Christmas From a Stepladder
Yeah well, our flat in Prague hadn’t been painted in 16 years and was looking a bit worse for wear—nothing serious, but a little patchy and so I found myself at the top of a stepladder on Christmas Eve. I told my wife that in 16 more years I would be 103 and had vowed to give up ladders on my 100th. So she was on her own from here on.
We don’t do resolutions, but have decided to move my Wake-up Call (the blog upon which you are getting this) back to its old Dark Side of the Moon moniker. The reasons are several, all of them personal: first of all, I miss the old site, it has some history for me, reaching back to 1999 and home to some 1600+ essays. Second, Wake-up Call doesn’t serve my personality, it’s very name is an effrontery to our bargain—me to write from time to time and you to support me in that effort
Point being, I hope when Dark Side of the Moon hits your inbox, you’ll not reject it as spam—it’s just the same old me
On other matters, I’ve been spending a bit less time on the Guardian, NYTimes and Washington Post websites and a bit more with a book in my hands. The horrors of the planet at the moment are simply too many to take in and a good book is like a quiet walk in the park, at least for me. My normal 50 books a year had dwindled alarmingly and I mean to correct that shortcoming.
Most all, but not everything slipped by my news nose
While I was swinging a brush, Volodomyr Zelenskyy, president of Ukraine, made a lightning-quick visit to Washington, meeting with Joe Biden and then a joint-session of Congress where he got repeated standing ovations. The importance of that cannot be over emphasized, as congressional support was drifting.
Elsewhere, our hapless Republican majority in the House seems unable to elect a Speaker, a circumstance that effectively shuts down the government. Elsewhere further, Elon Musk has set a new record, this time as the first man ever to lose $200 billion of personal wealth. Apparently, his love-hate relationship with Twitter has no boundaries.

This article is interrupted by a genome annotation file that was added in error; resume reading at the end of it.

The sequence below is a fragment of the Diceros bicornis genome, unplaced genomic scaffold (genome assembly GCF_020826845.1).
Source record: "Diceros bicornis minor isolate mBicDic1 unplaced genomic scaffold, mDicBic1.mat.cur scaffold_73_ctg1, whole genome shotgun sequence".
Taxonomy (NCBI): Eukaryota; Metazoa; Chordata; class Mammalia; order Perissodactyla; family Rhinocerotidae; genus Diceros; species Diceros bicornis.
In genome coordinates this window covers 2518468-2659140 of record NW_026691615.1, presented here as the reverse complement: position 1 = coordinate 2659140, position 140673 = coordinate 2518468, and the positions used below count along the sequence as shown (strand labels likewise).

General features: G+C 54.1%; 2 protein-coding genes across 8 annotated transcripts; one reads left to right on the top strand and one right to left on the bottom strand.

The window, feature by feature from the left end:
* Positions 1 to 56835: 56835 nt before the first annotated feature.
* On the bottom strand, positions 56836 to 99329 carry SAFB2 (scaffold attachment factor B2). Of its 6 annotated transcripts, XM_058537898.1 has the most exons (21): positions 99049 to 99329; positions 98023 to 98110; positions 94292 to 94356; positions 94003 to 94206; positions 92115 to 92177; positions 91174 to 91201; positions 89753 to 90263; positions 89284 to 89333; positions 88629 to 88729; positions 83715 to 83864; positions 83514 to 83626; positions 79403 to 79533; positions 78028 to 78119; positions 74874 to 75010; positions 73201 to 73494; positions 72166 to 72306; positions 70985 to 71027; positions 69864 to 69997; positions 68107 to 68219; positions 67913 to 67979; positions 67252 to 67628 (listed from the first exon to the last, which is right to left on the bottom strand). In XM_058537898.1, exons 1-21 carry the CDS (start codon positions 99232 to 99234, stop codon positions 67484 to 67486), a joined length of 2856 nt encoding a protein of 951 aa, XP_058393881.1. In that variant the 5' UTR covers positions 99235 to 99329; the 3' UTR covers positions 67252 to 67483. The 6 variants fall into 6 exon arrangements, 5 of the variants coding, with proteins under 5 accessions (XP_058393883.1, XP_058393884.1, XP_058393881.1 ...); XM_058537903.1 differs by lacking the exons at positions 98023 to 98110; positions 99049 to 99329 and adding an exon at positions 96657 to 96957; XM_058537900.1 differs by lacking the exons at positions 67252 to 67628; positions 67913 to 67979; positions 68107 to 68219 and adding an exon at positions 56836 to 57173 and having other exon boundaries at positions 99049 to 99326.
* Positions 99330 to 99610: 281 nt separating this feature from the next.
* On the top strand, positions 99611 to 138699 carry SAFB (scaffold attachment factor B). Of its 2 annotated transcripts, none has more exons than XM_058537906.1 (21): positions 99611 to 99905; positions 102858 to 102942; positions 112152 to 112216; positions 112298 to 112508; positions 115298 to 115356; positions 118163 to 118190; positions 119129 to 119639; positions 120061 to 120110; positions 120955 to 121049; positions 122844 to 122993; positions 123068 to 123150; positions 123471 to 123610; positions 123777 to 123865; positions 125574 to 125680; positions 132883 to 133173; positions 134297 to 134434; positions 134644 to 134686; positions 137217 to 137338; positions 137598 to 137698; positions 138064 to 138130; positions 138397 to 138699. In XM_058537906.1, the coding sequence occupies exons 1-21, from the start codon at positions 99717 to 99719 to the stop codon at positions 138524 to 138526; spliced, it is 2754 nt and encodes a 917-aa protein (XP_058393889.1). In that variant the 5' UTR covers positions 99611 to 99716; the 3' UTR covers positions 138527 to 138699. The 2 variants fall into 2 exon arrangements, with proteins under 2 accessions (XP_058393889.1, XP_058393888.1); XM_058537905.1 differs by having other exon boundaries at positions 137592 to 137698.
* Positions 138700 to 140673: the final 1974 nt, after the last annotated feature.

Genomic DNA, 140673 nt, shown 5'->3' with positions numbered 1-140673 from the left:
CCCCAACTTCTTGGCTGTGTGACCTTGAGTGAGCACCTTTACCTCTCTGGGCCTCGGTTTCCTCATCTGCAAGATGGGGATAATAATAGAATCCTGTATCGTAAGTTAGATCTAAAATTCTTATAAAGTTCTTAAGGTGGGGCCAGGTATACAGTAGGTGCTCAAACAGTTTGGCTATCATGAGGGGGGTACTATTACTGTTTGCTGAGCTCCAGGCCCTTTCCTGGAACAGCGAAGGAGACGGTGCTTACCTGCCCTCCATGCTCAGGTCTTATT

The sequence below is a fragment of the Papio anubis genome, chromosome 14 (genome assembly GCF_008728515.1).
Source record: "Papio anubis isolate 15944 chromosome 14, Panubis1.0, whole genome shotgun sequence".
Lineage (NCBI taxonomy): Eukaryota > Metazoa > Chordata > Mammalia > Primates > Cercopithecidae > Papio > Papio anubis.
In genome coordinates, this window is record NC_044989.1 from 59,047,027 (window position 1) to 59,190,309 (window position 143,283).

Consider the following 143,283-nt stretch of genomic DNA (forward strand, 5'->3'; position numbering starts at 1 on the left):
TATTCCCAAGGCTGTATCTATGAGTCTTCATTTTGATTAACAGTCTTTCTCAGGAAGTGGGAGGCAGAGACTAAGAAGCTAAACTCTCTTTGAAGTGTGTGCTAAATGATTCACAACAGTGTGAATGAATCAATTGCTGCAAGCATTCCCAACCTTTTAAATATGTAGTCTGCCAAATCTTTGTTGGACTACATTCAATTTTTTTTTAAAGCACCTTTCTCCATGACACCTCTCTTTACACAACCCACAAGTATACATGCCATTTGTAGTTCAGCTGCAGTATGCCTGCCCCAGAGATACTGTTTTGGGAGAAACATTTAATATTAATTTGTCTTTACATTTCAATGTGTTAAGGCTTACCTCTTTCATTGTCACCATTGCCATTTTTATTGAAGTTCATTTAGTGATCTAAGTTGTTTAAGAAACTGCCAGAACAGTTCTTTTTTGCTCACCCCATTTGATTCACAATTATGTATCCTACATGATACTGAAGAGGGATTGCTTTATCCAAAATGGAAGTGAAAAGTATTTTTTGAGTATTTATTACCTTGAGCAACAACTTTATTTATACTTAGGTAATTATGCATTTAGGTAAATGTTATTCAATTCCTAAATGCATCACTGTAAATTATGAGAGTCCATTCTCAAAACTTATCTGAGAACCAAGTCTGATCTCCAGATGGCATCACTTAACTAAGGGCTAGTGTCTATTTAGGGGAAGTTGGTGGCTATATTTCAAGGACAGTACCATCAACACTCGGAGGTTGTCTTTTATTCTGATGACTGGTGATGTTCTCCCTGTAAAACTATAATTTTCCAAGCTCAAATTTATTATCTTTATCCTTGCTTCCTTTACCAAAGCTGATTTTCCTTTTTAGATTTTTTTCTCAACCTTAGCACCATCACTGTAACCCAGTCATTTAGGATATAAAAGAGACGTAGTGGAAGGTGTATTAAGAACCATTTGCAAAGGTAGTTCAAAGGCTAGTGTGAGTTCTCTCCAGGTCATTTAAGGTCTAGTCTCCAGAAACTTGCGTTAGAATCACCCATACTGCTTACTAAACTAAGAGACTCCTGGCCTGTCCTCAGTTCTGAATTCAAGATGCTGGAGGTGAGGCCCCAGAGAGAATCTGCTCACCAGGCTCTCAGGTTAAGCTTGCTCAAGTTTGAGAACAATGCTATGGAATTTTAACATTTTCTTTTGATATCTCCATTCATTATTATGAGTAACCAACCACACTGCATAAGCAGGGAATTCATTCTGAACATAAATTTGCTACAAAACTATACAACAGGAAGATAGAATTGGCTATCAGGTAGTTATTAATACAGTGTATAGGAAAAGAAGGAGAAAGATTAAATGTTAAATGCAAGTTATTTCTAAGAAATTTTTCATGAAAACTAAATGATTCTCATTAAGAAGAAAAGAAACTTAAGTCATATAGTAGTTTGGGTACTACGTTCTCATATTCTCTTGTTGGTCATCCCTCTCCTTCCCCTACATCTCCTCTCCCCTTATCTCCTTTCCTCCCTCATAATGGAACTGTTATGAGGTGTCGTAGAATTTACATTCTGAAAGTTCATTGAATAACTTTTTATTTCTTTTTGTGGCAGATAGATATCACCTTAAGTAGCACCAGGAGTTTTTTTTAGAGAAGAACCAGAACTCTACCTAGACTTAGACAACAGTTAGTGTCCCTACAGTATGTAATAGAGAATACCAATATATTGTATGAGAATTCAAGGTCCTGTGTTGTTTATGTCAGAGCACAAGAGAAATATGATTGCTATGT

Reading-wise, Misha gifted me a book by Walter Tevis, The Queen’s Gambit. I am a chess player of lower-medium talent and much enjoyed the movie. What I didn’t know is that Tevis wrote the book 40 years ago and never knew it was made into a movie, as he died three years after its publication. No stranger to his books being made into movies, Tevis authored both The Hustler and The Color of Money. Unwrapping my gift, I smiled at Misha’s selection, thinking no one could possibly hold a deep enough love of chess to sustain an interest. Not so. The book is gripping and the movie follows it accurately.
And so we sail cautiously into the opening days of 2023, hoping the world will calm itself in times of very rough seas
I wish you all well, thank you very gratefully for your attention to what I write and promise something newly called The Dark Side of the Moon will appear in your inbox before long.
Be kind to it. Like an old dog, it has a long history and is eager to lick your hand.
Now, off to paint the bedroom…
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